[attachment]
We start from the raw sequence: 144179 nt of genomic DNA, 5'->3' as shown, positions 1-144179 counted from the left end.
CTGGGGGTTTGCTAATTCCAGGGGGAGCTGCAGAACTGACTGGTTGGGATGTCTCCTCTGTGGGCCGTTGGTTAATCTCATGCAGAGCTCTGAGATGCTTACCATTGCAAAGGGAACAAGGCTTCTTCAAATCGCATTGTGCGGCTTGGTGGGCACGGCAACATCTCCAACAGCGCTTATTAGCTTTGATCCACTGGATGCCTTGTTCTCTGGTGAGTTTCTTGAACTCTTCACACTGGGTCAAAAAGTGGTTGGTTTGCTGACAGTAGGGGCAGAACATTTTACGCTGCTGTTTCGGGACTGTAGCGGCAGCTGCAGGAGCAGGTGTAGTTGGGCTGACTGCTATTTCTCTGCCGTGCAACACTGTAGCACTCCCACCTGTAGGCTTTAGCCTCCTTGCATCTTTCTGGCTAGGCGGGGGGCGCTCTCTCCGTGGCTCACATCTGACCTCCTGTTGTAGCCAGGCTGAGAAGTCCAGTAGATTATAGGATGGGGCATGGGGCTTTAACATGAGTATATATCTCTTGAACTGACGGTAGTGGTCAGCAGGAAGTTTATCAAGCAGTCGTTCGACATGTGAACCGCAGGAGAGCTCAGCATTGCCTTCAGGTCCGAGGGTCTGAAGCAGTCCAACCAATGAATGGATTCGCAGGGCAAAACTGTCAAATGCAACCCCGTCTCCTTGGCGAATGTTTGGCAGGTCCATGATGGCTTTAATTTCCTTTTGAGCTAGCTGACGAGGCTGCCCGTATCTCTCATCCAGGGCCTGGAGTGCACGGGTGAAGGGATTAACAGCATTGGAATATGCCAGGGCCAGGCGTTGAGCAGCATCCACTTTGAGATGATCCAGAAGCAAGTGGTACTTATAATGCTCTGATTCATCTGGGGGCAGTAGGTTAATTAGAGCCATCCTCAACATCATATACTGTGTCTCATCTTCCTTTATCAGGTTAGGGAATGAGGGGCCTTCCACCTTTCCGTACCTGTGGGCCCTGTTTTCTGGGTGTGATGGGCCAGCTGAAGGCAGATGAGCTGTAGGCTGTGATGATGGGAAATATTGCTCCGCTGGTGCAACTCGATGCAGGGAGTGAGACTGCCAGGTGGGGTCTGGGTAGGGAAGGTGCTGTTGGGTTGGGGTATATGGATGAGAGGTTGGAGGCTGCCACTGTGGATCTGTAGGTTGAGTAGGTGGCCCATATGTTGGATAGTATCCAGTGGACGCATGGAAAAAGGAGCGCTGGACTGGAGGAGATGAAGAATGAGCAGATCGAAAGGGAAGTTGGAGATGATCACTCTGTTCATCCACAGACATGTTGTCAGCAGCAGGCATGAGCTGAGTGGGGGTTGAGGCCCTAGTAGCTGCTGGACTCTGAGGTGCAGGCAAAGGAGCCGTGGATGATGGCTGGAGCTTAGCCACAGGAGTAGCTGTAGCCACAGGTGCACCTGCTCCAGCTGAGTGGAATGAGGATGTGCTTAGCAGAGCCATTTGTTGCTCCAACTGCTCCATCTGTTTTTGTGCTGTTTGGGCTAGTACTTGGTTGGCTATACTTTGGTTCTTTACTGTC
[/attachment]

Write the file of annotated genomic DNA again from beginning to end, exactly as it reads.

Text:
We start from the raw sequence: 144179 nt of genomic DNA, 5'->3' as shown, positions 1-144179 counted from the left end.
CTGGGGGTTTGCTAATTCCAGGGGGAGCTGCAGAACTGACTGGTTGGGATGTCTCCTCTGTGGGCCGTTGGTTAATCTCATGCAGAGCTCTGAGATGCTTACCATTGCAAAGGGAACAAGGCTTCTTCAAATCGCATTGTGCGGCTTGGTGGGCACGGCAACATCTCCAACAGCGCTTATTAGCTTTGATCCACTGGATGCCTTGTTCTCTGGTGAGTTTCTTGAACTCTTCACACTGGGTCAAAAAGTGGTTGGTTTGCTGACAGTAGGGGCAGAACATTTTACGCTGCTGTTTCGGGACTGTAGCGGCAGCTGCAGGAGCAGGTGTAGTTGGGCTGACTGCTATTTCTCTGCCGTGCAACACTGTAGCACTCCCACCTGTAGGCTTTAGCCTCCTTGCATCTTTCTGGCTAGGCGGGGGGCGCTCTCTCCGTGGCTCACATCTGACCTCCTGTTGTAGCCAGGCTGAGAAGTCCAGTAGATTATAGGATGGGGCATGGGGCTTTAACATGAGTATATATCTCTTGAACTGACGGTAGTGGTCAGCAGGAAGTTTATCAAGCAGTCGTTCGACATGTGAACCGCAGGAGAGCTCAGCATTGCCTTCAGGTCCGAGGGTCTGAAGCAGTCCAACCAATGAATGGATTCGCAGGGCAAAACTGTCAAATGCAACCCCGTCTCCTTGGCGAATGTTTGGCAGGTCCATGATGGCTTTAATTTCCTTTTGAGCTAGCTGACGAGGCTGCCCGTATCTCTCATCCAGGGCCTGGAGTGCACGGGTGAAGGGATTAACAGCATTGGAATATGCCAGGGCCAGGCGTTGAGCAGCATCCACTTTGAGATGATCCAGAAGCAAGTGGTACTTATAATGCTCTGATTCATCTGGGGGCAGTAGGTTAATTAGAGCCATCCTCAACATCATATACTGTGTCTCATCTTCCTTTATCAGGTTAGGGAATGAGGGGCCTTCCACCTTTCCGTACCTGTGGGCCCTGTTTTCTGGGTGTGATGGGCCAGCTGAAGGCAGATGAGCTGTAGGCTGTGATGATGGGAAATATTGCTCCGCTGGTGCAACTCGATGCAGGGAGTGAGACTGCCAGGTGGGGTCTGGGTAGGGAAGGTGCTGTTGGGTTGGGGTATATGGATGAGAGGTTGGAGGCTGCCACTGTGGATCTGTAGGTTGAGTAGGTGGCCCATATGTTGGATAGTATCCAGTGGACGCATGGAAAAAGGAGCGCTGGACTGGAGGAGATGAAGAATGAGCAGATCGAAAGGGAAGTTGGAGATGATCACTCTGTTCATCCACAGACATGTTGTCAGCAGCAGGCATGAGCTGAGTGGGGGTTGAGGCCCTAGTAGCTGCTGGACTCTGAGGTGCAGGCAAAGGAGCCGTGGATGATGGCTGGAGCTTAGCCACAGGAGTAGCTGTAGCCACAGGTGCACCTGCTCCAGCTGAGTGGAATGAGGATGTGCTTAGCAGAGCCATTTGTTGCTCCAACTGCTCCATCTGTTTTTGTGCTGTTTGGGCTAGTACTTGGTTGGCTATACTTTGGTTCTTTACTGTC